Between 2009 – 2011 I led CCA’s campaign to have the weedy seadragon (Phyllopteryx taeniolatus) protected in Western Australia. During this time I often corresponded with Dr Nerida Wilson, at the Scripps Institution of Oceanography (SIO) in California.
Now Nerida, a Senior Research Scientist, is working at the Western Australian Museum. Nerida and the SIO team have discovered a new species of seadragon. Now we have three species – Leafy seadragons (Phycodurus eques), Weedy seadragons (Phyllopteryx taeniolatus) plus the new Ruby seadragon (Phyllopteryx dewysea). Seadragons are unique to our part of the world and have only ever been recorded off the southern Australian coast.
The story of Ruby’s discovery is a fascinating one – it is 100 years in the making! The first recorded seadragon specimen was washed up on Cottesloe beach in 1919. Using old fashioned research plus modern DNA sampling the Ruby seadragon was proven to be a new species. This find yet again demonstrates the value of museum collections to on-going scientific research. Cottesloe Coastcare volunteers know how important to our work are vouchered plant specimens at the WA Herbarium but we don’t often think about collections of animal specimens perhaps.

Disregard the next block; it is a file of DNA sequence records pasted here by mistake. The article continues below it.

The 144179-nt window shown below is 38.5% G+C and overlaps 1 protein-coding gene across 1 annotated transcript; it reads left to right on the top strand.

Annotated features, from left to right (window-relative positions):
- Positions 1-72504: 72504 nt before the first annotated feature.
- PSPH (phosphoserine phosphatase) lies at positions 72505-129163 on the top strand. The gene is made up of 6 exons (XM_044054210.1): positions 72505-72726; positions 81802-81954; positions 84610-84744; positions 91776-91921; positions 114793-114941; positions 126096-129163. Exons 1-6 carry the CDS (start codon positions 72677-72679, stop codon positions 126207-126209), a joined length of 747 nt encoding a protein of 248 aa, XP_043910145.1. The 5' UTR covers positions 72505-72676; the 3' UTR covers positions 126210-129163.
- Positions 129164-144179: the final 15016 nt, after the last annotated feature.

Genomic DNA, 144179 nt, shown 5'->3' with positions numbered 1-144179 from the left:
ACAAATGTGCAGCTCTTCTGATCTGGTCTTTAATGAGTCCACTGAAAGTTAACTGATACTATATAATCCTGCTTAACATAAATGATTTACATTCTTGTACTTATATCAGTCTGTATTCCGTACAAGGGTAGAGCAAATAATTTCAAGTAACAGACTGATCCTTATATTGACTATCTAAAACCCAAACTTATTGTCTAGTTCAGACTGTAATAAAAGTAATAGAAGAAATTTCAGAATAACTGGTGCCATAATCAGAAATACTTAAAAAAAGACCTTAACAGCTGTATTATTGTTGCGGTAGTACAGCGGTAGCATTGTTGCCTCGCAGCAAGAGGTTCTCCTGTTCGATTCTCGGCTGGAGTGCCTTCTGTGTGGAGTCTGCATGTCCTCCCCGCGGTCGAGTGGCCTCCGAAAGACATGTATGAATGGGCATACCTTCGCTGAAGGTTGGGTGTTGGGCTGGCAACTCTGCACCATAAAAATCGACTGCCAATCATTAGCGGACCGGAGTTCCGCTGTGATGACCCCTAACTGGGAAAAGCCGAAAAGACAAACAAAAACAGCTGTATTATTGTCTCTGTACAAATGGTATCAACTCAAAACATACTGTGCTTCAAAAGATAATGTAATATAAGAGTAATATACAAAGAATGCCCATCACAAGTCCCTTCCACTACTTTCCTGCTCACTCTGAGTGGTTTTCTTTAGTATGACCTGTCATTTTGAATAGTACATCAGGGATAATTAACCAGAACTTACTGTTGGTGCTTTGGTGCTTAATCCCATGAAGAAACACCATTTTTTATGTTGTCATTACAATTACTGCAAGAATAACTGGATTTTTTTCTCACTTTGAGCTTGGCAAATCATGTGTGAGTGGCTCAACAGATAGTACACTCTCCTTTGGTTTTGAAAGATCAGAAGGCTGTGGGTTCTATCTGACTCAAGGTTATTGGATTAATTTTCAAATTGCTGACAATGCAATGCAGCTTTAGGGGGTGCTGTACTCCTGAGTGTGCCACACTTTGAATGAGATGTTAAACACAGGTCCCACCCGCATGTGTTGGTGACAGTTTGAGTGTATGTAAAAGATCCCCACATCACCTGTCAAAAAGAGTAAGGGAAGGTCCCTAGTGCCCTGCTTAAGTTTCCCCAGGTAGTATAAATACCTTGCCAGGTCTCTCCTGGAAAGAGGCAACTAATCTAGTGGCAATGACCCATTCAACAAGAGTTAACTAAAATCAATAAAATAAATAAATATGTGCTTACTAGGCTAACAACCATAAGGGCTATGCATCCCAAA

Scientists were working at the Recherche Archipelago in 2007 when they collected what turned out to be a new species of seadragon. The specimen is a 24cm male, carrying eggs (as male seahorses do) which was a bright red colour when fresh. The Ruby seadragon is believed to live in deeper waters than its other relatives, which were both identified 150 years ago. There are anatomical differences when compared to the other species of seadragons as well as Ruby’s unusual red colour – which helps camouflage this beautiful fish at the lower depths where it lives.
You can read the full scientific article here
Nerida is a CCA member and we are delighted that she will address our AGM on Thursday 14th May at 6.30pm at the Grove Library. Everyone is welcome!
(Click here to read more about CCA’s ultimately successful campaign to have the weedy seadragon protected in WA and to learn more about weedy seadragons)
Cottesloe Coastcare volunteer